Being an experimental band on a major metal label takes both acumen and guts. Obsidian Kingdom are teeming with both, and have proven themselves as a band unafraid to push boundaries over their previous four albums spanning back to 2006. The most recent, 2016’s A Year With No Summer was a strong mixed beverage of progressive metal, sludge, post-metal, post-punk and industrial. This album received praise for its genre-bending creativity, but at times fell a bit flat in its execution. If that album was a dark whiskey drink, the new album Meat Machine dropping later this month through Season Of Mist, is a colorful cocktail of questionable origin. From the stoner-sludge vocals and progressive riffs, post-metal climaxes, dashes of funk and disco, to the trip-hoppy beats you might find at industrial goth raves, Obsidian Kingdom have built a horror-house of bewildering energy that you can get lost in.
From the get go of the first track “The Edge” you’re greeted by the passionately disgruntled singing of guitarist/vocalist Rider G Omega (yes, this is an everyone having a stage name kind of band). His vocals are in that Mastodon type range that a lot of progressive stoner and sludge metal bands operate in, where the lyrics are mostly discernible but there’s still a prominent snarl to everything. Yet, it only takes about 30 seconds for you to realize this isn’t an ordinary progressive sludge album. The music breaks into silence and some soothing piano, before your kicked off your feet by the soaring beauty of Obsidian Kingdom’s second vocalist and keyboardist, Jade Riot Cul. The second track “The Pump” is one of the album’s strongest, relying more heavily on their post-metal origins. Heavy riffs are accented by sporadic flashes of keyboard, and we get a first strong glimpse of Rider’s more soaring clean choruses. This first reminded me of a great low-flying release from 2018 – Manes’ Slow Motion Death Sequence. Both groups vocalists however arguably share some similarity to that classic and powerful rough twang of Ozzy Osbourne. On “Mr Pan” the guitar prowess of Rider and Viral Vector Lips (yeah) are at the forefront, with some really funky riffage and an extended solo full of shred.
A few tracks such as “Naked Politics” kind of trod along like a fairly radio-accessible hard/alt rock song for most of the verses until they let their bizarreness enter the fold. It slows down, and the vocalists trade off echoing each other in this unsettling manner. Their embracing of the strange is where this album really succeeds, and by this point (the fourth track) as a listener you’ve really subverted your expectations. That slowed down part continues into the following track, where we’re greeted with some trip-hop drums and more of Jade’s strong vocal presence. “Flesh World” itself is a very enigmatic track that blends those trip-hop elements with gothic doom and some electronic-fused processed vocals for this sci-fi horror film cinematic feel. The synths play a prominent role across the album, blending the line of retro and futuristic in their timbre. “Meat Star”, the album’s more straight-forward first single of which an excellent video was produced for again harkens back towards the Mastodon comparable both vocally and instrumentally. It makes for a bit of a reprieve from Meat Machine’s riskier and risqué-er tracks. “Womb of Fire” for instance has some resemblance to experimental black metal group Liturgy’s The Ark Work with its overwhelming abrasiveness.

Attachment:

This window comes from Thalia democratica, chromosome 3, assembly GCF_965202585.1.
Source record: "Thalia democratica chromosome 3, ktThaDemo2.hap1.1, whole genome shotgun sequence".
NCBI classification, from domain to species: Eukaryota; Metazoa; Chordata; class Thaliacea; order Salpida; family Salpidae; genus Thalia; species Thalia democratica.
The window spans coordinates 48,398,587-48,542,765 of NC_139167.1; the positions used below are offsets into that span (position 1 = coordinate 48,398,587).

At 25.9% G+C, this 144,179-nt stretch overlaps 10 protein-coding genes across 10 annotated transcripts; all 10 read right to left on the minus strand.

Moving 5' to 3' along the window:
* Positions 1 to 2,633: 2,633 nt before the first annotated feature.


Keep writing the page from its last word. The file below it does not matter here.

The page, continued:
For as commendable as the seamless genre bending experimentation is, I can’t help but feel a desire for a more personal, emotional connection that just didn’t quite hit enough. We do get some intimate introspection in the melancholic piano and Jade’s vocal driven album closer “A Foe”, but it doesn’t consistently enough carry into the more metal aspects of Meat Machine. And while it falters there, it makes up for it in it’s other-worldliness. It’s a surreal journey through a nightmarish amusement park of terrifying, yet colorful, visceral sensory stimuli. Each track takes you on a ride of dips and twirls which explore the nether regions of a troubled, suppressed sub-conscious. From unsettling desires of the flesh to invasive murderous intent, they capture that feeling of something being just a little bit off that a great thriller film can convey.
Obsidian Kingdom pride themselves on their effective ability to avoid being pigeon-holed into any one genre. They take the term progressive and really run with it. Even in their promotional material they’re quoted as being in a restless journey to find their identity, and you can see them striving for that here. The album employs so many influences and styles, almost to a fault. There’s a few tracks where if they came on shuffle I would struggle to interpret that they were from this band. While this isn’t intrinsically a negative, I love non-metal elements in metal, there’s some debate as to how it all works with the rest of the album. It sometimes feels like they were throwing every idea they had at the wall and somehow everything stuck. But perhaps this Jackson Pollock of progressive sludge is their identity. Metal needs bands like Obsidian Kingdom who aren’t afraid to take risks and make mistakes. It needs bands to continue to push the boundaries of what metal can be, and that’s exactly what Meat Machine has accomplished.